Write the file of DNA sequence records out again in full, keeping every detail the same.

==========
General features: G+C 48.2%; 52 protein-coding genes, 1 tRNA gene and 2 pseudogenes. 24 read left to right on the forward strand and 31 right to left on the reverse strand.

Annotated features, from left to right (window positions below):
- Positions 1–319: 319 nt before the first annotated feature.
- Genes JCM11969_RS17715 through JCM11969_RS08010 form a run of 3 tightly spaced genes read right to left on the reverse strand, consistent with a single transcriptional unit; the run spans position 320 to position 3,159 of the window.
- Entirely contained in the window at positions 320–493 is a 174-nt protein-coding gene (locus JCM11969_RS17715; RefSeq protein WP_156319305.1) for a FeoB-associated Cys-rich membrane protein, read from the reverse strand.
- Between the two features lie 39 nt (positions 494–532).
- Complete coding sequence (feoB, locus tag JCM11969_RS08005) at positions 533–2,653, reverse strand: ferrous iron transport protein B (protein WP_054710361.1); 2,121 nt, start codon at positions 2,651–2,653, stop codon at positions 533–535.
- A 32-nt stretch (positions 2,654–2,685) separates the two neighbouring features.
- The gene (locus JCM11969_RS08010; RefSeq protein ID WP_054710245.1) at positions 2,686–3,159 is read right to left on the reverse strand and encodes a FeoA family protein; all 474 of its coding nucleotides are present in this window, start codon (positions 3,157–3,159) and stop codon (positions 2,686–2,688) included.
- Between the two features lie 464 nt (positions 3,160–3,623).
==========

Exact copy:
General features: G+C 48.2%; 52 protein-coding genes, 1 tRNA gene and 2 pseudogenes. 24 read left to right on the forward strand and 31 right to left on the reverse strand.

Annotated features, from left to right (window positions below):
- Positions 1–319: 319 nt before the first annotated feature.
- Genes JCM11969_RS17715 through JCM11969_RS08010 form a run of 3 tightly spaced genes read right to left on the reverse strand, consistent with a single transcriptional unit; the run spans position 320 to position 3,159 of the window.
- Entirely contained in the window at positions 320–493 is a 174-nt protein-coding gene (locus JCM11969_RS17715; RefSeq protein WP_156319305.1) for a FeoB-associated Cys-rich membrane protein, read from the reverse strand.
- Between the two features lie 39 nt (positions 494–532).
- Complete coding sequence (feoB, locus tag JCM11969_RS08005) at positions 533–2,653, reverse strand: ferrous iron transport protein B (protein WP_054710361.1); 2,121 nt, start codon at positions 2,651–2,653, stop codon at positions 533–535.
- A 32-nt stretch (positions 2,654–2,685) separates the two neighbouring features.
- The gene (locus JCM11969_RS08010; RefSeq protein ID WP_054710245.1) at positions 2,686–3,159 is read right to left on the reverse strand and encodes a FeoA family protein; all 474 of its coding nucleotides are present in this window, start codon (positions 3,157–3,159) and stop codon (positions 2,686–2,688) included.
- Between the two features lie 464 nt (positions 3,160–3,623).